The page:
Virus Outbreak Massachusetts Governor (copy)

Gov. Charlie Baker returned a climate bill to the Legislature with amendments Sunday. The executive and legislative branches disagree on specifics but have indicated they want to negotiate on the bill, which would outline a path for Massachusetts to reach net-zero carbon emissions by 2050.

BOSTON — State lawmakers and Gov. Charlie Baker remain apart on a climate plan, but both sides indicate a willingness to negotiate.

When Baker vetoed a bill in January, a newly sworn-in Legislature sent the bill back unchanged. Baker proposed amendments to that bill Sunday — and now some lawmakers see room for compromise.

The bill would set a “roadmap” for Massachusetts to reach net-zero emissions by 2050. Baker and the Legislature support that goal, but clashed on how to get there. While the Legislature called for reducing emissions to 50 percent of 1990 levels by 2030, Baker’s administration suggested that the interim target and other provisions would cost the state too much.

Baker’s amendments were “based on three weeks of very robust, positive discussion with the Legislature,” Secretary of Energy and Environmental Affairs Kathleen Theoharides told The Eagle, adding that Baker is “looking forward to signing the amended bill.”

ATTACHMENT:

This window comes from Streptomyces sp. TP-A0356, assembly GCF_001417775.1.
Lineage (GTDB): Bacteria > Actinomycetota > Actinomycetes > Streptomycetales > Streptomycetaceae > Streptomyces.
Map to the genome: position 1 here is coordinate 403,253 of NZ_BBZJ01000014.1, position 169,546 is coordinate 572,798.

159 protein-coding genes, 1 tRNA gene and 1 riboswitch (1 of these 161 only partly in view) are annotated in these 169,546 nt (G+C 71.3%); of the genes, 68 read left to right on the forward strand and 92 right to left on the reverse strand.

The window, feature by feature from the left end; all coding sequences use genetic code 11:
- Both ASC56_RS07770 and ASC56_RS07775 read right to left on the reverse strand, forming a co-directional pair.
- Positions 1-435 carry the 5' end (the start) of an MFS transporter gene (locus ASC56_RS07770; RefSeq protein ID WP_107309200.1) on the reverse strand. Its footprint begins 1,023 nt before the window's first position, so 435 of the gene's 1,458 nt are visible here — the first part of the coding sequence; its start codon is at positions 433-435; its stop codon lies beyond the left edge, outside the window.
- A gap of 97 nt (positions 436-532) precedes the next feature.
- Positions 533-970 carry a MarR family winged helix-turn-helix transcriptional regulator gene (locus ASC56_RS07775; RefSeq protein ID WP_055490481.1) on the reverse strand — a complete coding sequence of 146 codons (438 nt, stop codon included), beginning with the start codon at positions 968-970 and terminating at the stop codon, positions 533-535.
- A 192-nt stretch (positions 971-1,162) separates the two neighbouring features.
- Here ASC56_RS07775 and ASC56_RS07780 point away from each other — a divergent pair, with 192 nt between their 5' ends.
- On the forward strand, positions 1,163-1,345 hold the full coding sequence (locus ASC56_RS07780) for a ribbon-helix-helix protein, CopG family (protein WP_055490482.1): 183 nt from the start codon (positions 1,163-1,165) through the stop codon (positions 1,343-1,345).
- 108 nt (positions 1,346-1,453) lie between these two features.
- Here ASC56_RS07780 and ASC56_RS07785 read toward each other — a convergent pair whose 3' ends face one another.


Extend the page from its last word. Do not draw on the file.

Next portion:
State Sen. Michael Barrett, D-Lexington, hinted Sunday that the Legislature wants to collaborate with Baker after receiving the amendments. Barrett, who played a key role in shaping the bill, sees Baker’s suggestions as “a good-faith effort,” he told The Boston Globe.

The 2030 emissions target is “subject to compromise if that’s where we need to go,” Barrett had told the State House News Service in December.

Others, though, have expressed a desire to hold firm.

“Now is the moment to accelerate our commitments to reducing emissions rather than loosening them,” said state Sen. Adam Hinds, D-Pittsfield, who acknowledged “some useful changes” from Baker but said he wants to “stand strong” on many.

Baker and a slew of real estate-aligned groups say the state must plan climate action with consideration for other, largely economic, concerns. The lawmakers and advocates pushing for more aggressive changes say the pressing nature of climate change means that action can’t wait.

Baker’s office says research for its 2030 clean energy plan and 2050 decarbonization road map forms the basis for its amendments.

“You don’t necessarily want to make the changes too fast, because the costs for Massachusetts residents would be much higher,” Theoharides previously told The Eagle. “We believe that ambition should be backed up with data and recognizing the costs that residents across the state will have to bear.”

Baker proposed to change the 2030 emissions target to a reduction of 45 to 50 percent, among other suggestions he outlined in a nine-page letter to the Legislature.

Theoharides said the Legislature risked turning targets into “ambitious goals instead of grounded plans,” noting that other states have missed their climate goals.

Hinds, for one, said he was “concerned about any effort to reduce the 2030 emissions goals.”

Adam Hinds and Charlie Baker